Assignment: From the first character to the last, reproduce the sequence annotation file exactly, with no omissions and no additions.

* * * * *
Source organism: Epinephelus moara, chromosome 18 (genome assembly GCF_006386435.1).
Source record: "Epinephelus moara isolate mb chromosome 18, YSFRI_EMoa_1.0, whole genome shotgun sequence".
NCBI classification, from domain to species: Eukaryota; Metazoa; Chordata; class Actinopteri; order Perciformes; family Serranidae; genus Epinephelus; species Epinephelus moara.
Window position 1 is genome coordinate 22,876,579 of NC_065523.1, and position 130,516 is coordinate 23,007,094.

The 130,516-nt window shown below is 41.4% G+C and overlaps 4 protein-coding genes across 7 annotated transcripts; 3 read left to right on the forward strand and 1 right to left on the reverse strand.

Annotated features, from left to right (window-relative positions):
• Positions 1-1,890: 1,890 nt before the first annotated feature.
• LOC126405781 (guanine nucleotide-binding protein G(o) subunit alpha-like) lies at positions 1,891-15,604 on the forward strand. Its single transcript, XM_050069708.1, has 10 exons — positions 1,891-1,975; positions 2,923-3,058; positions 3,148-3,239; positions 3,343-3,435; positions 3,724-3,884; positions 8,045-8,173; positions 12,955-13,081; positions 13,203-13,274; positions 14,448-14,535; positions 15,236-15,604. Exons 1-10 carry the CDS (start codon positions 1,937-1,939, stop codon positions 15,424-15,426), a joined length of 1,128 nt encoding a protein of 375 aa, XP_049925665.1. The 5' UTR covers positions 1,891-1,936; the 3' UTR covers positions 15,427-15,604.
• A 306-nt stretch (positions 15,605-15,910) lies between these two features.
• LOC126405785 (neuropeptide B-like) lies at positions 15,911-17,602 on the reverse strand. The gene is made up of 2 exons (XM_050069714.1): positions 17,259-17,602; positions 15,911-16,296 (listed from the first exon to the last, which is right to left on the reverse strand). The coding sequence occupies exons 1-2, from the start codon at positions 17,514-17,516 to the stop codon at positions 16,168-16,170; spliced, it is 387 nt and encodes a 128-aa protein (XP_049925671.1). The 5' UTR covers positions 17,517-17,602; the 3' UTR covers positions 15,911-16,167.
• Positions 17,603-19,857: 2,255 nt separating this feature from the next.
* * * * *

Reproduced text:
Source organism: Epinephelus moara, chromosome 18 (genome assembly GCF_006386435.1).
Source record: "Epinephelus moara isolate mb chromosome 18, YSFRI_EMoa_1.0, whole genome shotgun sequence".
NCBI classification, from domain to species: Eukaryota; Metazoa; Chordata; class Actinopteri; order Perciformes; family Serranidae; genus Epinephelus; species Epinephelus moara.
Window position 1 is genome coordinate 22,876,579 of NC_065523.1, and position 130,516 is coordinate 23,007,094.

The 130,516-nt window shown below is 41.4% G+C and overlaps 4 protein-coding genes across 7 annotated transcripts; 3 read left to right on the forward strand and 1 right to left on the reverse strand.

Annotated features, from left to right (window-relative positions):
• Positions 1-1,890: 1,890 nt before the first annotated feature.
• LOC126405781 (guanine nucleotide-binding protein G(o) subunit alpha-like) lies at positions 1,891-15,604 on the forward strand. Its single transcript, XM_050069708.1, has 10 exons — positions 1,891-1,975; positions 2,923-3,058; positions 3,148-3,239; positions 3,343-3,435; positions 3,724-3,884; positions 8,045-8,173; positions 12,955-13,081; positions 13,203-13,274; positions 14,448-14,535; positions 15,236-15,604. Exons 1-10 carry the CDS (start codon positions 1,937-1,939, stop codon positions 15,424-15,426), a joined length of 1,128 nt encoding a protein of 375 aa, XP_049925665.1. The 5' UTR covers positions 1,891-1,936; the 3' UTR covers positions 15,427-15,604.
• A 306-nt stretch (positions 15,605-15,910) lies between these two features.
• LOC126405785 (neuropeptide B-like) lies at positions 15,911-17,602 on the reverse strand. The gene is made up of 2 exons (XM_050069714.1): positions 17,259-17,602; positions 15,911-16,296 (listed from the first exon to the last, which is right to left on the reverse strand). The coding sequence occupies exons 1-2, from the start codon at positions 17,514-17,516 to the stop codon at positions 16,168-16,170; spliced, it is 387 nt and encodes a 128-aa protein (XP_049925671.1). The 5' UTR covers positions 17,517-17,602; the 3' UTR covers positions 15,911-16,167.
• Positions 17,603-19,857: 2,255 nt separating this feature from the next.